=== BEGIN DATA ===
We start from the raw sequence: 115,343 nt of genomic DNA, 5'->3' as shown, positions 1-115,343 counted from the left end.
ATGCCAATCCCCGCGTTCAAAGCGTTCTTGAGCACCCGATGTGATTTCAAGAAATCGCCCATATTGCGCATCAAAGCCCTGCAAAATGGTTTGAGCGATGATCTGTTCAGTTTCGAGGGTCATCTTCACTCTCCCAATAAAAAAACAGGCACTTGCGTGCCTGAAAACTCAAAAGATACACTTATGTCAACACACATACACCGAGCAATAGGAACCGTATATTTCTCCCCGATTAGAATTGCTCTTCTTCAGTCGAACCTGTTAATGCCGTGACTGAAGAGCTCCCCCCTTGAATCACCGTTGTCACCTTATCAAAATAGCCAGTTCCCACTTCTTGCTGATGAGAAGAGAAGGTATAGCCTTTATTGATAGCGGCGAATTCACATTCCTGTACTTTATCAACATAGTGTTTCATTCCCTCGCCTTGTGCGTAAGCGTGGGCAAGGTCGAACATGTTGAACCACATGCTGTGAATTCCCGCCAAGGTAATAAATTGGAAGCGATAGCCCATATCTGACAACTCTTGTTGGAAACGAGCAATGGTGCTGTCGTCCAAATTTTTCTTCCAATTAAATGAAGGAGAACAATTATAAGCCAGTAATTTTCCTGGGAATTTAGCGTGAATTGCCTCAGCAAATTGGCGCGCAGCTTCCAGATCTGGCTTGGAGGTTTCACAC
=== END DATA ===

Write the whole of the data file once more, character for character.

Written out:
We start from the raw sequence: 115,343 nt of genomic DNA, 5'->3' as shown, positions 1-115,343 counted from the left end.
ATGCCAATCCCCGCGTTCAAAGCGTTCTTGAGCACCCGATGTGATTTCAAGAAATCGCCCATATTGCGCATCAAAGCCCTGCAAAATGGTTTGAGCGATGATCTGTTCAGTTTCGAGGGTCATCTTCACTCTCCCAATAAAAAAACAGGCACTTGCGTGCCTGAAAACTCAAAAGATACACTTATGTCAACACACATACACCGAGCAATAGGAACCGTATATTTCTCCCCGATTAGAATTGCTCTTCTTCAGTCGAACCTGTTAATGCCGTGACTGAAGAGCTCCCCCCTTGAATCACCGTTGTCACCTTATCAAAATAGCCAGTTCCCACTTCTTGCTGATGAGAAGAGAAGGTATAGCCTTTATTGATAGCGGCGAATTCACATTCCTGTACTTTATCAACATAGTGTTTCATTCCCTCGCCTTGTGCGTAAGCGTGGGCAAGGTCGAACATGTTGAACCACATGCTGTGAATTCCCGCCAAGGTAATAAATTGGAAGCGATAGCCCATATCTGACAACTCTTGTTGGAAACGAGCAATGGTGCTGTCGTCCAAATTTTTCTTCCAATTAAATGAAGGAGAACAATTATAAGCCAGTAATTTTCCTGGGAATTTAGCGTGAATTGCCTCAGCAAATTGGCGCGCAGCTTCCAGATCTGGCTTGGAGGTTTCACAC